# Differential Geometry for General Relativity

I'm going to start self-studying General Relativity from Sean Caroll's Spacetime and Geometry: An Introduction to General Relativity. I'd like to have a textbook on Differential Geometry/Calculus on Manifolds for me on the side.

I do like mathematical rigor, and I'd like a textbook whose focus caters to my need. Having said that, I don't want a exchaustive mathematics textbook (although I'd appreciate one) that'll hinder me from going back to the physics in a timely manner.

I looked for example at Lee's textbook but it seemed too advanced. I have done courses on Single and Multivariable Calculus, Linear Algebra, Analysis I and II and Topology but I'm not sure what book would be the most useful for me given that I have a knack of seeing all results formally.

P.S: I'm a student of physics with a mathematical leaning.

I wanted to recommend Lee, but since you said it's too advanced... Well, to be fair, while his book is quite extensive, it is a very pedagogically written one too, so if you wish to study manifolds, at one point at least, you should read it.

I am not sure that's what you are looking for, but there are some GR books that discuss differential geometry in bit more detail and rigour than Carroll's book, these would be for example

• Wald: General Relativity
• Straumann: General Relativity With Applications To Astrophysics
• Hawking & Ellis: The Large-Scale Structure Of Spacetime

The last third of Straumann's book is essentially differential geometry, and he is quite rigorous.

For pure math books you could try

• Spivak: A Comprehensive Introduction To Differential Geometry

This is essentially a 5-volume grimoire, however it builds everything up quite slowly and pedagogically, and makes an attempt to build a bridge between the old formalism (indices, coordinates, etc.) and the modern one

• Isham: Modern Differential Geometry For Physicists

This one does not actually treat Riemannian geometry as far as I recall, but was written specifically for physics people, and also it has a nice account of principal bundles.

• Boothby: An Introduction To Differentiable Manifolds And Riemannian Geometry

About as advanced as Lee, I believe. Also this book does treat Riemannian geometry, as you can infer from the title.

• Warner: Foundations Of Differentible Manifolds and Lie Groups

• Kobayashi & Nomizu: Foundations Of Differential Geometry

This is a very advanced book that is quite hard to read, so I'd suggest visiting this later. However, it is also quite essential. Despite the fact that this (two-volume) book is quite old, it is still the standard reference in the field. The contents of volume 1 is what would interest you more, probably, as the most of Riemannian geometry is being treated there.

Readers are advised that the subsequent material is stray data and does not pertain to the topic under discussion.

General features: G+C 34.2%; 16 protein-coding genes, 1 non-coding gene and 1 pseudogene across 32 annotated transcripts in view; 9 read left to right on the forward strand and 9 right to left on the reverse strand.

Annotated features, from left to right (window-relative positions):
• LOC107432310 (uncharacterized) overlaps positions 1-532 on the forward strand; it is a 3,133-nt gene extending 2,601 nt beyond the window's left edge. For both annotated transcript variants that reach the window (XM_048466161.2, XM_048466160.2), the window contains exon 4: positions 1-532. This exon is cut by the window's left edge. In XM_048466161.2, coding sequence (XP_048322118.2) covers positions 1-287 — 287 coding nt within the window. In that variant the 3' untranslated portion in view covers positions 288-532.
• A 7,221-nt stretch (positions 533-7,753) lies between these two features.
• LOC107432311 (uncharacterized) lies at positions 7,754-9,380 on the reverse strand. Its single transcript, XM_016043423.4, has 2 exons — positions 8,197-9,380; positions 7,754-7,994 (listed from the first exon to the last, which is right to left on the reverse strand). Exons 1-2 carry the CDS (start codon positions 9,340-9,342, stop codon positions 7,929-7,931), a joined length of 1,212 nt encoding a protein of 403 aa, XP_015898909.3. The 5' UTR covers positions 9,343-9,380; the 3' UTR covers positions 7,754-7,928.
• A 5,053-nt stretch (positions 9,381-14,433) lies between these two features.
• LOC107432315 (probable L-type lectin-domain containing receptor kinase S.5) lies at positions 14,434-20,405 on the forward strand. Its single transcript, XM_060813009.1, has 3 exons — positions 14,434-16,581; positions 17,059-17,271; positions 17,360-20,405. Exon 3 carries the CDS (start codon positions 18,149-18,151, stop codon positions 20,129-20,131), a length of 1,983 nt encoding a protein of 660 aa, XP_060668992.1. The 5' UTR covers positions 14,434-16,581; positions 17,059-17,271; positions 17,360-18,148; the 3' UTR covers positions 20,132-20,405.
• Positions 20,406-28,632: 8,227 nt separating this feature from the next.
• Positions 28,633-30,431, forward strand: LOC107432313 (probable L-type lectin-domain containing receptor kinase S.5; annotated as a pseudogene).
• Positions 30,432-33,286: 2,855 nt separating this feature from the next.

• Lee's book looks great, but it seemed really daunting after I had read the pre-requisites. It'd be great if you could elaborate on the pre-requisites required to tackle Lee's textbook? – Junaid Aftab Jul 6 '16 at 0:59
• @JunaidAftab You should have a good grasp of linear algebra and multivariable calculus. He also assumes some knowledge of topology, however I could work through myself most of his book by having a very basic knowledge of topology. You might wanna skip de Rham cohomology and other algebraic topology-related stuffs on first reading, the rest should be quite palatable. – Bence Racskó Jul 6 '16 at 6:52
• I have had a course on topology, but I'd definitely want to go back and review stuff. I, for example, don't really know much about regular, normal spaces and the deluge of results that go with classifying topological spaces since I didn't focus much on that unit of the course. I definitely need to revise topology since it's quite different and hard. What about algebra? Do I need that? Also, how much knowledge of linear algebra is required? I have done the first course, not a second course that presents everything (in real and complex vector spaces) with proofs. – Junaid Aftab Jul 6 '16 at 6:59

Check out Barrett O'Neill's book on semi-Riemannian geometry. This book is written exactly for your purposes: it discusses manifolds with symmetric nonsingular metrics, and in particular spacetime metrics. There are even chapters on cosmology and the Schwarzchild metric.

Semi-Riemannian Geometry with Applications to General Relativity by Barrett O'Neill is my recommendation. He's very thorough, and doesn't skip the details, which is great for someone new to the subject. He introduces general relativity later on once he's covered all the necessary semi-Riemannian geometry